Last updated May 2nd 2015
Five days after one of history’s most devastating earthquakes hit Nepal, countries near and far are pouring in funds and personnel to address the state of emergency. Leading the pack in terms of medical and rescue personnel on the ground is Israel, with an aid convoy of 260 personnel, including about forty doctors. While this isn’t the first time that Israel has stepped in to following a major international weather event, the Israeli team is using innovative and ingenious technology to rescue more people from the areas of destruction and to provide first-class medical care to those who need it most.
Israelis set up state-of-the-art field hospital
Mere hours after the 7.8 scale earthquake rumbled Nepal, Israeli rescue teams were already prepping their gear for the flight to Kathmandu. The aid convoy organized by Israel is the largest ever sent by the Israeli Defense Forces overseas, and according to a CNN report, it has the most personnel on the ground of any other country. Constructing one of the largest field hospitals in Kathmandu with the ability to treat up to 200 patients a day, the Israeli station is also one of the most technologically advanced in the disaster zone.
“The team brought the most recent technology possible,” says IDF Medical Corps doctor Lt. Col. Asi Hempel. “The field hospital will be equipped with everything: x-rays, operating rooms that will work 24/7, laboratories and more.”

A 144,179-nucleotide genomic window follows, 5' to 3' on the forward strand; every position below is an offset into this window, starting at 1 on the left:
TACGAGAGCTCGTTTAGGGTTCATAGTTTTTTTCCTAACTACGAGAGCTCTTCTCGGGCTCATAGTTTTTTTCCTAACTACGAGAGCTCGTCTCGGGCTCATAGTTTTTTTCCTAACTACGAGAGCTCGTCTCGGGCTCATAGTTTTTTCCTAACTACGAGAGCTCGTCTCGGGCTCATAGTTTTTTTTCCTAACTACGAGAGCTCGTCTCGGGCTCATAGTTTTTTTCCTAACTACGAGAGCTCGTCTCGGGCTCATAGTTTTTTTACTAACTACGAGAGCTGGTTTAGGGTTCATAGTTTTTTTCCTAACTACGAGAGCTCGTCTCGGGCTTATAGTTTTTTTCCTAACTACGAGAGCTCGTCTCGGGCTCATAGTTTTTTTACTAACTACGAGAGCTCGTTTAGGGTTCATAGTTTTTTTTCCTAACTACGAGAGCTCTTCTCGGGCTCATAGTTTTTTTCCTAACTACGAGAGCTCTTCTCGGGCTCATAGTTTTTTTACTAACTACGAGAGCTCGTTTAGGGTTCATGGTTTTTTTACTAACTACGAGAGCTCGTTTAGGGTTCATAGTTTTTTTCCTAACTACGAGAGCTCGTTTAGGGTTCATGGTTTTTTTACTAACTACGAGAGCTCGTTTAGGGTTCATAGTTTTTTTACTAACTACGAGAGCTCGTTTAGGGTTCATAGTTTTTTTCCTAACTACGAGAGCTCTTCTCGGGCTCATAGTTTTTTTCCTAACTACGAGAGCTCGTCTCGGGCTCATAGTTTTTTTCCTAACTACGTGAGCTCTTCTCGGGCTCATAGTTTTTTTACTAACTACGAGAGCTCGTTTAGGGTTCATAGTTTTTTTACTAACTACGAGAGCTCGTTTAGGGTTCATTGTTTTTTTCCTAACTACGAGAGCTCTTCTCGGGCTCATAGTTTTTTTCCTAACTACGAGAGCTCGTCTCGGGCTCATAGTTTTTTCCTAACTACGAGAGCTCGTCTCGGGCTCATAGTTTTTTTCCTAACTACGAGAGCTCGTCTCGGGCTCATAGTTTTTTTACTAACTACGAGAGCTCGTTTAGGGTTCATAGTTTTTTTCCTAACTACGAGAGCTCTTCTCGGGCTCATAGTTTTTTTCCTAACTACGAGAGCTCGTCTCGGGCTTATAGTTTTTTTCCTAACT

The Israeli field hospital has also set up a novel system to provide each patient with their own digital medical file, “Each patient who arrives at the field hospital is greeted by a medical assistant who takes his picture and gives him a unique barcode,” Lt. Col. Hempel explained in a statement. “This barcode is scanned at every station the patient goes through, allowing the doctor to access any and all medical information and treatments the patient receives. This system allows us to ensure that no station in the hospital is overwhelmed with patients. Quality treatment is priority,” he continued.
The Israeli medical teams plan to treat hundreds if not thousands of patients at their state-of-the-art field hospital, but Israeli medical innovations in Nepal don’t stop there. The IDF medical crew brought what is considered a breakthrough medical technology called powered plasma to the hospital, an Israeli invention that allows for infinite supplies of blood that doesn’t need to be refrigerated. The field hospital staff just needs to add water to activate the plasma.
Making good use of Israeli live-saving tech
Aside from the advanced field hospital, Israeli medical and emergency response apps and technologies are going to good use in Nepal. One particular smartphone application called NowForce Life Compass is being used as a major communications platform between the central rescue command in Israel and the field commanders on the ground.